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Why Nigeria defeated invisible Ebola but fails against visible Boko Haram

The Nigerian government’s successful handling of Ebola contrasts sharply with its blunders in tackling Boko Haram. One factor in that disparity is whose interests were at stake in each case: Ebola had the potential to kill indiscriminately across classes, while Boko Haram has so far directly affected mostly lower classes.

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Africa must tackle malnutrition head on

Rome — Eight hundred and five million of the world’s people are chronically hungry, according to estimates by the United Nations’ Food and Agriculture Organization (FAO). But this figure represents only a fraction of the world’s population whose lives have been blighted by a lack of adequate nutrition.

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Factsheet: The leading causes of death in Africa

By World Health Organisation (WHO) figures, the Ebola epidemic in West Africa claimed 3,338 lives between the week of 30 December and the week of 28 September. Though the virulence and rapid spread of the Ebola virus are major causes of concern, it is important to understand the mortality figures in the broader sub-Saharan African context.

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Ebola cases now exceed 10,000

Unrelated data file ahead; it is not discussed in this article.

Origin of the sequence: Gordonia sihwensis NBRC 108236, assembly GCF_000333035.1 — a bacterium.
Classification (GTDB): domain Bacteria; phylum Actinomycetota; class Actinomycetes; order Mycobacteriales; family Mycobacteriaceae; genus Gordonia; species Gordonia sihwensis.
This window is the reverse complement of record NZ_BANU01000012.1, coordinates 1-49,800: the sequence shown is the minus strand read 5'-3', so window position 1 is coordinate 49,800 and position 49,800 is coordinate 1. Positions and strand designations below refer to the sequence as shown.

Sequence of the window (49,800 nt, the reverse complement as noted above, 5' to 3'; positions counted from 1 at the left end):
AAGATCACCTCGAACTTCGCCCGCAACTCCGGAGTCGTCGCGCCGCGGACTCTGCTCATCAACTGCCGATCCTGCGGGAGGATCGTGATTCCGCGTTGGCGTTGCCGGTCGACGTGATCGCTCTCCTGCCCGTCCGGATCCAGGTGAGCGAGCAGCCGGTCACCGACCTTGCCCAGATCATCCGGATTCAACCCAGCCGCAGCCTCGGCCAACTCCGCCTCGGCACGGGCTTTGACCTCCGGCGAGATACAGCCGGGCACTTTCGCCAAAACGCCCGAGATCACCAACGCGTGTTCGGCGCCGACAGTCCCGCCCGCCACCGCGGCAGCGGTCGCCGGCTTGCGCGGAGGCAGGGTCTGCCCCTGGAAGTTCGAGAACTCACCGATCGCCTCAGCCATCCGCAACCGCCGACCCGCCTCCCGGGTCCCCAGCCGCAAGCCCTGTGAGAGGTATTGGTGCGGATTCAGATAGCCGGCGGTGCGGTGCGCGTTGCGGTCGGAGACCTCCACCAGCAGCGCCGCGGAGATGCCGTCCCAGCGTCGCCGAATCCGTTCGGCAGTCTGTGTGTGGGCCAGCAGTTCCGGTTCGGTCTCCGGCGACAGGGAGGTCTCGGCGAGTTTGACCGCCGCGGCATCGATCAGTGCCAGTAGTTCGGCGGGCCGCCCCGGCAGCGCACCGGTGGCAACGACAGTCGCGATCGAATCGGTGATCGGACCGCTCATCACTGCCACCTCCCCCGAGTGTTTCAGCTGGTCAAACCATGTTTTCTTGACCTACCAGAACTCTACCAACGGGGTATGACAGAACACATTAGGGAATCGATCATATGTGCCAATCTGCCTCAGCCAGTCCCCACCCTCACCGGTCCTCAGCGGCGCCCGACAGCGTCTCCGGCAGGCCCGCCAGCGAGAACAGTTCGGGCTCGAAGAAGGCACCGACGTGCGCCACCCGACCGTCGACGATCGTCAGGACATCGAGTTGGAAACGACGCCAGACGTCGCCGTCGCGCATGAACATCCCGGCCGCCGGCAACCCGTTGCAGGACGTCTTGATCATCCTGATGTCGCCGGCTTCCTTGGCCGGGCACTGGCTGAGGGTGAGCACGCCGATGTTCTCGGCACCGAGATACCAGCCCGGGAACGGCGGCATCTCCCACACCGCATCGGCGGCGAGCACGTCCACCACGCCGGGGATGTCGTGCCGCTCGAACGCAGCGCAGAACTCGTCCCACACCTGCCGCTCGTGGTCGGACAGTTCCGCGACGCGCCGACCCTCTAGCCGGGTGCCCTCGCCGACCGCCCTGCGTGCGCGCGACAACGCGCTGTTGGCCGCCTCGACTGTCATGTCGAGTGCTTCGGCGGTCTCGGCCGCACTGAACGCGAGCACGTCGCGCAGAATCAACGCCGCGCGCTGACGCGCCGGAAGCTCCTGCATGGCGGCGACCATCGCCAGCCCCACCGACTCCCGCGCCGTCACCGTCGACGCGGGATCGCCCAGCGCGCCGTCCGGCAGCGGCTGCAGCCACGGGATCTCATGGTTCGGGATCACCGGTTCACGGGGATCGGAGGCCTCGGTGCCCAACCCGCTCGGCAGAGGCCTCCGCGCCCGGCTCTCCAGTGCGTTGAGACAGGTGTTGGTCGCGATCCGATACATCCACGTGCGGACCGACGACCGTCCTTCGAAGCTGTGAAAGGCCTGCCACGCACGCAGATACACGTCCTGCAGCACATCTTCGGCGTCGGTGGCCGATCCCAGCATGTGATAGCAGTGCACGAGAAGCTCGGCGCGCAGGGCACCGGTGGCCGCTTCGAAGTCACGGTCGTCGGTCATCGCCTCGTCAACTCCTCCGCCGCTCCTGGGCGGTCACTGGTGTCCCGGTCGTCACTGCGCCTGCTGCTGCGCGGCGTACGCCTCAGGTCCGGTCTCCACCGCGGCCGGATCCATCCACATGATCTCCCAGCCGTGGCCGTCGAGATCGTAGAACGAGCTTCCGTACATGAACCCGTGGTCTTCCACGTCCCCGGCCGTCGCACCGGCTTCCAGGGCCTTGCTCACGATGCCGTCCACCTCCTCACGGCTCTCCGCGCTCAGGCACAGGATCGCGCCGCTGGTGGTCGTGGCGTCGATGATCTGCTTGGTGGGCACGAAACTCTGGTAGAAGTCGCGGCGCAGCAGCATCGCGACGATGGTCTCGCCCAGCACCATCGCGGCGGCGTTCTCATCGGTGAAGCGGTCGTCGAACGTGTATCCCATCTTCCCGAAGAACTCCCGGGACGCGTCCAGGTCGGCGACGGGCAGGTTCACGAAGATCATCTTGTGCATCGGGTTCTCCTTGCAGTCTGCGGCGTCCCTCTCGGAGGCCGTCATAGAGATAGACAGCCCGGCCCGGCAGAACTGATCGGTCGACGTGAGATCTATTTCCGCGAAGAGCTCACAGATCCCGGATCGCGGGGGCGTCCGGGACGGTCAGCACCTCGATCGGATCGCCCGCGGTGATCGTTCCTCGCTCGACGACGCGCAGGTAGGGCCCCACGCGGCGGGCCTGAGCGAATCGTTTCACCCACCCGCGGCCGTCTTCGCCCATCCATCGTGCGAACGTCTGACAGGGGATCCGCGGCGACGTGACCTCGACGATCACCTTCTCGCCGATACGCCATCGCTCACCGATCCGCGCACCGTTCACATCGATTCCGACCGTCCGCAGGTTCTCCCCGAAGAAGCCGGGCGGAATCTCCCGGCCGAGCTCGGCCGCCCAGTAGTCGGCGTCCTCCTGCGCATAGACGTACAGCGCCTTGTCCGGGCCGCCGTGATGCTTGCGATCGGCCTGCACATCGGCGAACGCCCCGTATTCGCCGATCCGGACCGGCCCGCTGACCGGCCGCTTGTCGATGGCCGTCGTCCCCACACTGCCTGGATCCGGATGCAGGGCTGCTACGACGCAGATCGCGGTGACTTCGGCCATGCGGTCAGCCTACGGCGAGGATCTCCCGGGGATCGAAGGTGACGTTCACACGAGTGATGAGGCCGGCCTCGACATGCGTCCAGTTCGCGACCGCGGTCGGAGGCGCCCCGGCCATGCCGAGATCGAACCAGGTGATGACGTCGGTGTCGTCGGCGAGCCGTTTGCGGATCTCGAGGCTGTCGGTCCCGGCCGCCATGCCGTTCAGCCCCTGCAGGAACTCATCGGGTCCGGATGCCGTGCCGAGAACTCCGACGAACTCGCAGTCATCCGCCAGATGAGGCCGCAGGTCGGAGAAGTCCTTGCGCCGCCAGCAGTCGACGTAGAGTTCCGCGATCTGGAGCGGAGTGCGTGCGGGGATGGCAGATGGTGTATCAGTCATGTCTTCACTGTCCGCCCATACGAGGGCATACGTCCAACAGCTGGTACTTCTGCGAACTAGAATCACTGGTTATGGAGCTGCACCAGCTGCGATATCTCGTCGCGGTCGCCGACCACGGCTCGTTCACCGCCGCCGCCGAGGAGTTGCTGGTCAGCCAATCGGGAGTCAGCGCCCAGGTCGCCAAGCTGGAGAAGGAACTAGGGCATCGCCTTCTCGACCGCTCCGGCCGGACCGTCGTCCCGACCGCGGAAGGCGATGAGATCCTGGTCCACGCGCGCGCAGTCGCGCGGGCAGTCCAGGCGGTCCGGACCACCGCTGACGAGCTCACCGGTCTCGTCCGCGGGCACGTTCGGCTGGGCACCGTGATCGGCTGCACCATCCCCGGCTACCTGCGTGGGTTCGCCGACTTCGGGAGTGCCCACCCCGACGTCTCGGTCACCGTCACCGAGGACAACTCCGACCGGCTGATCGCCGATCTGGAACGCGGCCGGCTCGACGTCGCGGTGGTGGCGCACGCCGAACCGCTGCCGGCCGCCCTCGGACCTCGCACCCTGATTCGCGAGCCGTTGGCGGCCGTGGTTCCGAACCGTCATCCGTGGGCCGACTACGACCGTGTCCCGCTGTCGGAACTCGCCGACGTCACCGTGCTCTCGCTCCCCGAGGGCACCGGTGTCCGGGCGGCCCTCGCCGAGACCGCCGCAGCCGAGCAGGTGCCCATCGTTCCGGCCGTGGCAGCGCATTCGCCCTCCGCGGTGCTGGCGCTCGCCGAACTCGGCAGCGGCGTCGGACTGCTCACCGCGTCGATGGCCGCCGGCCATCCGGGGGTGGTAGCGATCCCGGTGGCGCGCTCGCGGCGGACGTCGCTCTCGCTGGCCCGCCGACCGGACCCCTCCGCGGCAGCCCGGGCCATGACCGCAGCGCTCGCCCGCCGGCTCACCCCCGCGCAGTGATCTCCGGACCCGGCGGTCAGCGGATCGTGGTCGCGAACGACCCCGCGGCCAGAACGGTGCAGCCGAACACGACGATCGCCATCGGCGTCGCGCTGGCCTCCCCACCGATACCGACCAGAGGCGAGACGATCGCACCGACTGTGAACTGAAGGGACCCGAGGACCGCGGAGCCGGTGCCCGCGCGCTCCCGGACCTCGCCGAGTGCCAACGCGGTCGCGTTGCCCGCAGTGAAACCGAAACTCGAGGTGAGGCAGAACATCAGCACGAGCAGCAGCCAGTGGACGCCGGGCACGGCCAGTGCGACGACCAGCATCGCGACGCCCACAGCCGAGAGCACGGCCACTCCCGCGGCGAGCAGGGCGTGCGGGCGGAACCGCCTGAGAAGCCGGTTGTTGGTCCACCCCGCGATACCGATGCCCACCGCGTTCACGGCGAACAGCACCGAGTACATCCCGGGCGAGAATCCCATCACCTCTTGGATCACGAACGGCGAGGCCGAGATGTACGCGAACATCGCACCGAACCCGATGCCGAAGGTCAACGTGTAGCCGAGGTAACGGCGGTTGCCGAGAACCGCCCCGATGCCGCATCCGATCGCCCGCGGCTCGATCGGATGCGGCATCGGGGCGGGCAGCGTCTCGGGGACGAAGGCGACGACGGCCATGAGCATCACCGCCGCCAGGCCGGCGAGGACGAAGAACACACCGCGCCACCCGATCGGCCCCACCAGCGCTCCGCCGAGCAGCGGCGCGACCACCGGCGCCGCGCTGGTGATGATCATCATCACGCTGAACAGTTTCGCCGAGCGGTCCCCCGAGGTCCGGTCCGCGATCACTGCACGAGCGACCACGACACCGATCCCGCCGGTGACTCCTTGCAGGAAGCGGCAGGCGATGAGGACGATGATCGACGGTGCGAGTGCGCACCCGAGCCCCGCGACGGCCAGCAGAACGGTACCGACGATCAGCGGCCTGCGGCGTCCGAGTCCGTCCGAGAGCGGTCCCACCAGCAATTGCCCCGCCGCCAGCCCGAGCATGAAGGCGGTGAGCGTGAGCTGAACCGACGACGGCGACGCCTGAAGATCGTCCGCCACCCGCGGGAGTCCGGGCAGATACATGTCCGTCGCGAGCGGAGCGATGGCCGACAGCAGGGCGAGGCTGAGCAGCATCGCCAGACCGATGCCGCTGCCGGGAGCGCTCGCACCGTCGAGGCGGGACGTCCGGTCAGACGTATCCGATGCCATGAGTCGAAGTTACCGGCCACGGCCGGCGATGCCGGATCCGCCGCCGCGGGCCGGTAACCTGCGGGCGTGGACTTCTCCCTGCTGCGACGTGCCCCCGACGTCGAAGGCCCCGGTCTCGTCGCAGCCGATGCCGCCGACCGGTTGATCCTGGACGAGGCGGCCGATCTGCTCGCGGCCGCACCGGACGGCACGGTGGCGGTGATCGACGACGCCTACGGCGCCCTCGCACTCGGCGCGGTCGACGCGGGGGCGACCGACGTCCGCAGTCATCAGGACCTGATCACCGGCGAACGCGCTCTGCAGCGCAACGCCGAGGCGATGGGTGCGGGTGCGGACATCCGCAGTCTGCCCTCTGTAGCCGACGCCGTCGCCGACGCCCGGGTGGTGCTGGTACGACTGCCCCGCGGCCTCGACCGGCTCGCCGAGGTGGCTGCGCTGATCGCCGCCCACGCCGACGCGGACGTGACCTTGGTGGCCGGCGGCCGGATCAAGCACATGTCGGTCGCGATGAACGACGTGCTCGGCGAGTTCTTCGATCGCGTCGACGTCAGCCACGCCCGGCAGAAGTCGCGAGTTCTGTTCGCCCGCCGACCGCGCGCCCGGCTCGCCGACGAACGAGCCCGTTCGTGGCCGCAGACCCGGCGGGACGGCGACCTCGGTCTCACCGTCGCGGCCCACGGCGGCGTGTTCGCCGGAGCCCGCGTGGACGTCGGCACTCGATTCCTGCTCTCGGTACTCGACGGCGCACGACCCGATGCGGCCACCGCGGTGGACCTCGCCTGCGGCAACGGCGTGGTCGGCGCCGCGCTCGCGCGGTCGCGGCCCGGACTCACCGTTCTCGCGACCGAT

Geneva — An overview of the current state of Ebola infections is provided by excerpts from the October 25 situation report of the World Health Organization’s Ebola Response Roadmap. continue reading »

United Nations Ebola outbreak threatens food crisis in West Africa

United Nations – The widespread outbreak of Ebola in West Africa, which has resulted in over 4,500 deaths so far, is also threatening to trigger a food crisis in the three countries already plagued by poverty and hunger.

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President Sirleaf: The long-term cure for Ebola is an investment in health systems

As the Ebola nightmare continues in Liberia and as we battle to contain the epidemic, it is important to look beyond the immediate crisis. Many more lives will be lost before this dreadful outbreak is beaten, but to properly honor the memory of the victims we need to ask how it happened in the first place and, more pressingly, how we can prevent it from happening again, writes Liberian President Ellen Johnson Sirleaf.

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